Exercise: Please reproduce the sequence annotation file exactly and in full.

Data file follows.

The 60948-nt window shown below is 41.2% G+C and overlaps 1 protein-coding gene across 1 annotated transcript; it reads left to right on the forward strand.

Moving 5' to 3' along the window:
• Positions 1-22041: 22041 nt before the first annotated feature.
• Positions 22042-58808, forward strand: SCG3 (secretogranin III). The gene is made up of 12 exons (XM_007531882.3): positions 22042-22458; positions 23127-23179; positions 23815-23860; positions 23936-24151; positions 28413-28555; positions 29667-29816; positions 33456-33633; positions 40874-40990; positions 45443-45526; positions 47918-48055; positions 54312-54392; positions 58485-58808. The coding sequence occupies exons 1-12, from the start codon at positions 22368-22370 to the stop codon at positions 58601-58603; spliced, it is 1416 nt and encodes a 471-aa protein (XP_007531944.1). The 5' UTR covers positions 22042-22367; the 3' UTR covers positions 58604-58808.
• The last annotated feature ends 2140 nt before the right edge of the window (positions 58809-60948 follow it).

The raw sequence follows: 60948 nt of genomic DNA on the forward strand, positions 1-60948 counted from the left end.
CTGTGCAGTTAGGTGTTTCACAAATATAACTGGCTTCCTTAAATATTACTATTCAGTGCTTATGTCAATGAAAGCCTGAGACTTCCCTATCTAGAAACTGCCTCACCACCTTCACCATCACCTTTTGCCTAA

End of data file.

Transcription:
The 60948-nt window shown below is 41.2% G+C and overlaps 1 protein-coding gene across 1 annotated transcript; it reads left to right on the forward strand.

Moving 5' to 3' along the window:
• Positions 1-22041: 22041 nt before the first annotated feature.
• Positions 22042-58808, forward strand: SCG3 (secretogranin III). The gene is made up of 12 exons (XM_007531882.3): positions 22042-22458; positions 23127-23179; positions 23815-23860; positions 23936-24151; positions 28413-28555; positions 29667-29816; positions 33456-33633; positions 40874-40990; positions 45443-45526; positions 47918-48055; positions 54312-54392; positions 58485-58808. The coding sequence occupies exons 1-12, from the start codon at positions 22368-22370 to the stop codon at positions 58601-58603; spliced, it is 1416 nt and encodes a 471-aa protein (XP_007531944.1). The 5' UTR covers positions 22042-22367; the 3' UTR covers positions 58604-58808.
• The last annotated feature ends 2140 nt before the right edge of the window (positions 58809-60948 follow it).

The raw sequence follows: 60948 nt of genomic DNA on the forward strand, positions 1-60948 counted from the left end.
CTGTGCAGTTAGGTGTTTCACAAATATAACTGGCTTCCTTAAATATTACTATTCAGTGCTTATGTCAATGAAAGCCTGAGACTTCCCTATCTAGAAACTGCCTCACCACCTTCACCATCACCTTTTGCCTAA